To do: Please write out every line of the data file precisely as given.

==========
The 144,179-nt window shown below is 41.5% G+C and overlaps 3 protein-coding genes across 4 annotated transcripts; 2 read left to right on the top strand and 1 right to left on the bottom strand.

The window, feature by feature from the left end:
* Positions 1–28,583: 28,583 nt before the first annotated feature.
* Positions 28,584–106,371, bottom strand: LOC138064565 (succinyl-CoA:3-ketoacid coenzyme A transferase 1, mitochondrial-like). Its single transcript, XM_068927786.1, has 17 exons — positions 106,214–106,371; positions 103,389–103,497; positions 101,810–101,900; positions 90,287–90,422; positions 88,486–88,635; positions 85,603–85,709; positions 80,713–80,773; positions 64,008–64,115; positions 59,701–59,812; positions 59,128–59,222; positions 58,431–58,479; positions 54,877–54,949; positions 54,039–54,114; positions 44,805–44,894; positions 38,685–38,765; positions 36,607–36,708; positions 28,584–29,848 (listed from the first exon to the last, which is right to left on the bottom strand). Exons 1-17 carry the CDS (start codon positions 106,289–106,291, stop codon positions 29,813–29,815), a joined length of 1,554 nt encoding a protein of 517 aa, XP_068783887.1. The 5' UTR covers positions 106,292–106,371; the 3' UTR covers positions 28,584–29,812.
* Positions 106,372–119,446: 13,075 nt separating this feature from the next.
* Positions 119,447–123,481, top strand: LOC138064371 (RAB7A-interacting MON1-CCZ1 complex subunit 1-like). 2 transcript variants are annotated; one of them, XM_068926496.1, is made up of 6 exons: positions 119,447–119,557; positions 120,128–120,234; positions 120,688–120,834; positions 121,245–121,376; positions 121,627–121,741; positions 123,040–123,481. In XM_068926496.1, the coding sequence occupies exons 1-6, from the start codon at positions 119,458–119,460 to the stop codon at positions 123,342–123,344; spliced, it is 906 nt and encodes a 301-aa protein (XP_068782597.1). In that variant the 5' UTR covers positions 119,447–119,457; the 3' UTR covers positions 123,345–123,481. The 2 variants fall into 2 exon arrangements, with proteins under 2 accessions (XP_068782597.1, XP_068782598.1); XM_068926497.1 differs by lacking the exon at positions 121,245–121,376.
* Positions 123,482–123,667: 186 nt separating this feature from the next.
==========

The 144,179-nt window shown below is 41.5% G+C and overlaps 3 protein-coding genes across 4 annotated transcripts; 2 read left to right on the top strand and 1 right to left on the bottom strand.

The window, feature by feature from the left end:
* Positions 1–28,583: 28,583 nt before the first annotated feature.
* Positions 28,584–106,371, bottom strand: LOC138064565 (succinyl-CoA:3-ketoacid coenzyme A transferase 1, mitochondrial-like). Its single transcript, XM_068927786.1, has 17 exons — positions 106,214–106,371; positions 103,389–103,497; positions 101,810–101,900; positions 90,287–90,422; positions 88,486–88,635; positions 85,603–85,709; positions 80,713–80,773; positions 64,008–64,115; positions 59,701–59,812; positions 59,128–59,222; positions 58,431–58,479; positions 54,877–54,949; positions 54,039–54,114; positions 44,805–44,894; positions 38,685–38,765; positions 36,607–36,708; positions 28,584–29,848 (listed from the first exon to the last, which is right to left on the bottom strand). Exons 1-17 carry the CDS (start codon positions 106,289–106,291, stop codon positions 29,813–29,815), a joined length of 1,554 nt encoding a protein of 517 aa, XP_068783887.1. The 5' UTR covers positions 106,292–106,371; the 3' UTR covers positions 28,584–29,812.
* Positions 106,372–119,446: 13,075 nt separating this feature from the next.
* Positions 119,447–123,481, top strand: LOC138064371 (RAB7A-interacting MON1-CCZ1 complex subunit 1-like). 2 transcript variants are annotated; one of them, XM_068926496.1, is made up of 6 exons: positions 119,447–119,557; positions 120,128–120,234; positions 120,688–120,834; positions 121,245–121,376; positions 121,627–121,741; positions 123,040–123,481. In XM_068926496.1, the coding sequence occupies exons 1-6, from the start codon at positions 119,458–119,460 to the stop codon at positions 123,342–123,344; spliced, it is 906 nt and encodes a 301-aa protein (XP_068782597.1). In that variant the 5' UTR covers positions 119,447–119,457; the 3' UTR covers positions 123,345–123,481. The 2 variants fall into 2 exon arrangements, with proteins under 2 accessions (XP_068782597.1, XP_068782598.1); XM_068926497.1 differs by lacking the exon at positions 121,245–121,376.
* Positions 123,482–123,667: 186 nt separating this feature from the next.